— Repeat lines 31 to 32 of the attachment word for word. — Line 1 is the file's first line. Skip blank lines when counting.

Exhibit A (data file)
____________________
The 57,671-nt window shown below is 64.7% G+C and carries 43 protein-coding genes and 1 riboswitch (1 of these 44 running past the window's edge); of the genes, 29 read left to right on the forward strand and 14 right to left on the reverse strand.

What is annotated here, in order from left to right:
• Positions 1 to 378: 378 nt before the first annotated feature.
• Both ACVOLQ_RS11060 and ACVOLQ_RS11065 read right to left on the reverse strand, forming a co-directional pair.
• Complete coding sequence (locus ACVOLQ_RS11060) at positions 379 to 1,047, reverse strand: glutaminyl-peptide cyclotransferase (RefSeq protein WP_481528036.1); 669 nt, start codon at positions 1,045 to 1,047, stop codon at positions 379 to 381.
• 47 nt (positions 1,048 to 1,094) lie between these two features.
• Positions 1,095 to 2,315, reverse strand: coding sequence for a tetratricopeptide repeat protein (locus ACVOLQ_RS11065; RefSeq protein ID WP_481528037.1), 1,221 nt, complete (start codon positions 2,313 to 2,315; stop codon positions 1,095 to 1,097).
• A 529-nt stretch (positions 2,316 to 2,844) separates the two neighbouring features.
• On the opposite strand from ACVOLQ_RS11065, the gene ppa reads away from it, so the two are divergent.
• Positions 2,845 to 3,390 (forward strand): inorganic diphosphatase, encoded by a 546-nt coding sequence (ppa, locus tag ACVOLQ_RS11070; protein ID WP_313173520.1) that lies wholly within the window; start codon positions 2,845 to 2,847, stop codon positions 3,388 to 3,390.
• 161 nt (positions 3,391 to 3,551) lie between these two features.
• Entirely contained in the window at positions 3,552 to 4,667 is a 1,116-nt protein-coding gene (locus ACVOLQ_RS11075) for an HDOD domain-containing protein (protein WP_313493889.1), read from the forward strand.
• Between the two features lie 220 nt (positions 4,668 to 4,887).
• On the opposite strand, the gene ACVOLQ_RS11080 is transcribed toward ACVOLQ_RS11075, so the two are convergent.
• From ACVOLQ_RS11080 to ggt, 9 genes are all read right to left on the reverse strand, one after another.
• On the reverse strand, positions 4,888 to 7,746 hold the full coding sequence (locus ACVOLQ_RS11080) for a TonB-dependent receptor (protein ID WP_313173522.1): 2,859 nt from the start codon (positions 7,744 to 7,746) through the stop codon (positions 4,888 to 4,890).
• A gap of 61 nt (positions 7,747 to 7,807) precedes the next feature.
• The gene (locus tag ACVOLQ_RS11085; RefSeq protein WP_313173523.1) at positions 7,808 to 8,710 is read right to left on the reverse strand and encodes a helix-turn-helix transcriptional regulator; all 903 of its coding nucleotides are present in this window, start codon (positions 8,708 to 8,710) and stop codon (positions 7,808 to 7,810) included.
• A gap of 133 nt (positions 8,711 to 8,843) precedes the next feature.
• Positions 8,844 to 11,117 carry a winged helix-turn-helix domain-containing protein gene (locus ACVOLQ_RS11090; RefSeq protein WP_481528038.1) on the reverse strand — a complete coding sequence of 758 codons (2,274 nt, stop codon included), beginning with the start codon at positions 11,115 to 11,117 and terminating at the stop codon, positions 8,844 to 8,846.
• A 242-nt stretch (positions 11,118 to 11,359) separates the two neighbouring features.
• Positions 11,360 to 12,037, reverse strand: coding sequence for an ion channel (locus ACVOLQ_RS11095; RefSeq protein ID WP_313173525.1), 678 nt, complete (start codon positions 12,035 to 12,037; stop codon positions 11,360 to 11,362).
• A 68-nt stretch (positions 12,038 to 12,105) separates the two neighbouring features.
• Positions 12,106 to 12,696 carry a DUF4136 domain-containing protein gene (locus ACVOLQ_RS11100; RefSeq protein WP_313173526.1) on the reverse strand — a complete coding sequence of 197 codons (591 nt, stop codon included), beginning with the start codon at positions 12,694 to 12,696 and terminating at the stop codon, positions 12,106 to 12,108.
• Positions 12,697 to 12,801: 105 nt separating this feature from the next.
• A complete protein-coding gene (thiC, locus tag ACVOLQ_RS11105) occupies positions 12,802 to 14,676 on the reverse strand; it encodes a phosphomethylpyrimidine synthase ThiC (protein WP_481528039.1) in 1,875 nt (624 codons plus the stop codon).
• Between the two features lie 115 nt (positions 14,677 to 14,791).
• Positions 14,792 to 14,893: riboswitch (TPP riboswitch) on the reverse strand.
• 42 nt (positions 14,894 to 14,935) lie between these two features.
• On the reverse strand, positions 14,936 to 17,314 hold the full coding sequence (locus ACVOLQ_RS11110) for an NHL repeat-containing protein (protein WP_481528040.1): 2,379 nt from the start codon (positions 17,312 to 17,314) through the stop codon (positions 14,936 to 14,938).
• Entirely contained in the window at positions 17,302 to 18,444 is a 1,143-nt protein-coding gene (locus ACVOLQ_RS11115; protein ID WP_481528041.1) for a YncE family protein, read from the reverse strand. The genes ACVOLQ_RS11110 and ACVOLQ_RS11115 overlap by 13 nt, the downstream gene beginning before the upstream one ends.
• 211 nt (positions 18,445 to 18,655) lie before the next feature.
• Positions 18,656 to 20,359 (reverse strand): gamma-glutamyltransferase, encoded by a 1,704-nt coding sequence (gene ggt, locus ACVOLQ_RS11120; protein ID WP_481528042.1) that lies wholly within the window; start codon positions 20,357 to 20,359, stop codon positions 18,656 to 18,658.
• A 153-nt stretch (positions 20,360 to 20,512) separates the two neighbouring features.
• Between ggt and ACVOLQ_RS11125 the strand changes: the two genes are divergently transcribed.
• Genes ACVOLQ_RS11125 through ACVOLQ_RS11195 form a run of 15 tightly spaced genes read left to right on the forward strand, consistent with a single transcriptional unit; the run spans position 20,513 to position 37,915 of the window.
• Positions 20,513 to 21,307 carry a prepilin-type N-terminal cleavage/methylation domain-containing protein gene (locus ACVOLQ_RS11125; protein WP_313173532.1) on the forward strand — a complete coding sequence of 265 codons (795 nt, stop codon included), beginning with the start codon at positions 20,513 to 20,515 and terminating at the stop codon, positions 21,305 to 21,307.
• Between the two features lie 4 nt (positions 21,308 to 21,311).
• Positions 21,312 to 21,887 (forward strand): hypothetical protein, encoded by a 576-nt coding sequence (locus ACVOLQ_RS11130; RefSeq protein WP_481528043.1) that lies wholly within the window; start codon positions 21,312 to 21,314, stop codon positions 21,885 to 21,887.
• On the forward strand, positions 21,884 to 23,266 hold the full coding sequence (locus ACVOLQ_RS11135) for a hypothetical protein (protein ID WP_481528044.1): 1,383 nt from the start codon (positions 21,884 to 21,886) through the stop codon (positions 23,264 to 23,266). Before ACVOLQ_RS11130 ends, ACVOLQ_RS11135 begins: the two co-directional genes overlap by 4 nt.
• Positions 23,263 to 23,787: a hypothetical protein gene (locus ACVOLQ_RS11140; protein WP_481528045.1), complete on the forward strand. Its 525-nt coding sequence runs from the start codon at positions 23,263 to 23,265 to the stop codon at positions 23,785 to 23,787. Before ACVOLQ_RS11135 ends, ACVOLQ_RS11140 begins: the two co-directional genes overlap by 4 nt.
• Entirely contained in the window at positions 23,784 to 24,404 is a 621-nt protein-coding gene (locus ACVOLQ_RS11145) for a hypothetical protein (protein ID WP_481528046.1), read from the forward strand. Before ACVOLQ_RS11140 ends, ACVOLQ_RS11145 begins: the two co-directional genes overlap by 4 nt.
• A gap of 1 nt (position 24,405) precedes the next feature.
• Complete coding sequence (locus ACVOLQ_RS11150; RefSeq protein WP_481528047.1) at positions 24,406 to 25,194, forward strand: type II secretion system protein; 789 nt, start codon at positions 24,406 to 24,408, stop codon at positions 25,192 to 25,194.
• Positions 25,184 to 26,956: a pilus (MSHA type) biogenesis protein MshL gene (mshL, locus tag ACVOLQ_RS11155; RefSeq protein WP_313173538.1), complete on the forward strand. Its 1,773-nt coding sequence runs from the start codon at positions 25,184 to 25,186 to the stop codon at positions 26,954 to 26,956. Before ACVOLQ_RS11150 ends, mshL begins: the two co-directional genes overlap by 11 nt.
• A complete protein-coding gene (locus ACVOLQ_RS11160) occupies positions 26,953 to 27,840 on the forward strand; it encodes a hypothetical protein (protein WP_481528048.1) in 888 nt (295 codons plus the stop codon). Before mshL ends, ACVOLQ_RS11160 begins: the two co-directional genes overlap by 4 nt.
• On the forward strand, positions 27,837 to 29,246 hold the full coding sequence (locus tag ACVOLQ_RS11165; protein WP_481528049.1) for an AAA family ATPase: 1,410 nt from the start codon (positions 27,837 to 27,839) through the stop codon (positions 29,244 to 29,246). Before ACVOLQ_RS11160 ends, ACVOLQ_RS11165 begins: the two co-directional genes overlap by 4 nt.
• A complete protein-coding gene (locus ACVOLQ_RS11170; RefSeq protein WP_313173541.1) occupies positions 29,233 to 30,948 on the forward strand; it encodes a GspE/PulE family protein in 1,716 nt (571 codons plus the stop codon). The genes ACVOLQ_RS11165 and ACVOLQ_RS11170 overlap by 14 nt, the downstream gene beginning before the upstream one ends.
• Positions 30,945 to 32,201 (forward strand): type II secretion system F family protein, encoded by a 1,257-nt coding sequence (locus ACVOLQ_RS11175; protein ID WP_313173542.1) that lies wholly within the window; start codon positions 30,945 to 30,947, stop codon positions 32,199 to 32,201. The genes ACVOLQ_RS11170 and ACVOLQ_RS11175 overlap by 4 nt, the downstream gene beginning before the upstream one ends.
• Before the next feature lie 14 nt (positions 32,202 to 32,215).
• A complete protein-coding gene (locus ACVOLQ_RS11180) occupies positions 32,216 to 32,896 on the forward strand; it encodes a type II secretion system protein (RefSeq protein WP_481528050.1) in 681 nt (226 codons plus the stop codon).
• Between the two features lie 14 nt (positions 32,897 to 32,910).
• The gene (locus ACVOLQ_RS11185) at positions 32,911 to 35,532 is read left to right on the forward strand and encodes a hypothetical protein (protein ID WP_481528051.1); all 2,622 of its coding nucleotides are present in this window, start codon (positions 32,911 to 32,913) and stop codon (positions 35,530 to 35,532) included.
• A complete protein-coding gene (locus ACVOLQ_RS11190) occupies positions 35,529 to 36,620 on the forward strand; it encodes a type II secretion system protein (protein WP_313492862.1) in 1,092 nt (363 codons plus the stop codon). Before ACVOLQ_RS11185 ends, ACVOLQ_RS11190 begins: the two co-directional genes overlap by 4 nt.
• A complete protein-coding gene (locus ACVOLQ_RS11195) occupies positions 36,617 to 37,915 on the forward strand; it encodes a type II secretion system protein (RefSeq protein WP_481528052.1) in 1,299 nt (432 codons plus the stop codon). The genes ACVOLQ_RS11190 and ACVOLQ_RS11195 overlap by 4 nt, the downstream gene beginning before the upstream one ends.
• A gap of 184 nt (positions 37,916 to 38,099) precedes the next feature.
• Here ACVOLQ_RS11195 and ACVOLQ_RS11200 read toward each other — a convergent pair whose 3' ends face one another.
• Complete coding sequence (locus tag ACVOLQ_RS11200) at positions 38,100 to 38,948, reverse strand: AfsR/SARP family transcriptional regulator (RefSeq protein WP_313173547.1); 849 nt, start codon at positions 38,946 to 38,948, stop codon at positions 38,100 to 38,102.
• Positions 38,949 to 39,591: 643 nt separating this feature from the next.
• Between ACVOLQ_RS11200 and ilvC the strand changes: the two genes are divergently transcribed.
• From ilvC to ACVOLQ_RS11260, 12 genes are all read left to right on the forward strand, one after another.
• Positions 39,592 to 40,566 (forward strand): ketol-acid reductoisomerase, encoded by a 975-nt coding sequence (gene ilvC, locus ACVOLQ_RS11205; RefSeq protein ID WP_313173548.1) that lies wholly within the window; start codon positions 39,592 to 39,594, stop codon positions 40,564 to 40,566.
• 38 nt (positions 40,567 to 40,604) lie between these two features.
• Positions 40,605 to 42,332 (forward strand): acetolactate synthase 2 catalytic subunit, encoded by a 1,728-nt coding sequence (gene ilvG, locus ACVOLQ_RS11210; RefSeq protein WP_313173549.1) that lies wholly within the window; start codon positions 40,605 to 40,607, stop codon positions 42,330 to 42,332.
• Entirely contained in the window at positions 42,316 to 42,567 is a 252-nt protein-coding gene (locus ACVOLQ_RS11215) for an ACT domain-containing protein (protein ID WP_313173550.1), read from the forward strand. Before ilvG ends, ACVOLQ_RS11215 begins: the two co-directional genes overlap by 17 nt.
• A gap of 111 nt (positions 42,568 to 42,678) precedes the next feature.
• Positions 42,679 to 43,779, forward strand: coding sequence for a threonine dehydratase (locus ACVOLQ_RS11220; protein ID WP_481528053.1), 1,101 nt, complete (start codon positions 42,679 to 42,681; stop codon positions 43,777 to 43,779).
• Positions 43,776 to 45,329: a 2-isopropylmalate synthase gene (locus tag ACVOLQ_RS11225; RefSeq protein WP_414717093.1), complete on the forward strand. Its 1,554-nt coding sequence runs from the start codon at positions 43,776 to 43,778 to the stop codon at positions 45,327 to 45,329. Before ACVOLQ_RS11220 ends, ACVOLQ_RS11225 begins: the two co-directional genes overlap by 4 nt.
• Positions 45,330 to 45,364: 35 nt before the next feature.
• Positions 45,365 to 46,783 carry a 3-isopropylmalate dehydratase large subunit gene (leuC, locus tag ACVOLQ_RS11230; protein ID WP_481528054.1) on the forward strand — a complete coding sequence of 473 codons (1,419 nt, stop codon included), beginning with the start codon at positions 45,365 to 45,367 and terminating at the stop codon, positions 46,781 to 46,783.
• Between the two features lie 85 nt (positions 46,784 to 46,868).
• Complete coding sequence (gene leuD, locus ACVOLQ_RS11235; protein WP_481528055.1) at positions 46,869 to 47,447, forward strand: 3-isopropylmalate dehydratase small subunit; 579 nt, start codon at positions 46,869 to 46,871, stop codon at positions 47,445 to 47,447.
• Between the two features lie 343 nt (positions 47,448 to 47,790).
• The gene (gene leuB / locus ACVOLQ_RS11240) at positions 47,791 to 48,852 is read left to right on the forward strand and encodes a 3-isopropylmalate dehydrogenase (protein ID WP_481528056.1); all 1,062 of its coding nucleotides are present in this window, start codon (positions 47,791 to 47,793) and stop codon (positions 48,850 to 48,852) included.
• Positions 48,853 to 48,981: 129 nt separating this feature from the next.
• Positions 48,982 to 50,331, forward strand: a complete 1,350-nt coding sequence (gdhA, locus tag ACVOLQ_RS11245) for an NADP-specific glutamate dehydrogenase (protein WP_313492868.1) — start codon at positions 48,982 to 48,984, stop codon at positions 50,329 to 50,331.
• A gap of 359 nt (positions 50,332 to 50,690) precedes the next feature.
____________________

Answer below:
• Entirely contained in the window at positions 17,302 to 18,444 is a 1,143-nt protein-coding gene (locus ACVOLQ_RS11115; protein ID WP_481528041.1) for a YncE family protein, read from the reverse strand. The genes ACVOLQ_RS11110 and ACVOLQ_RS11115 overlap by 13 nt, the downstream gene beginning before the upstream one ends.
• 211 nt (positions 18,445 to 18,655) lie before the next feature.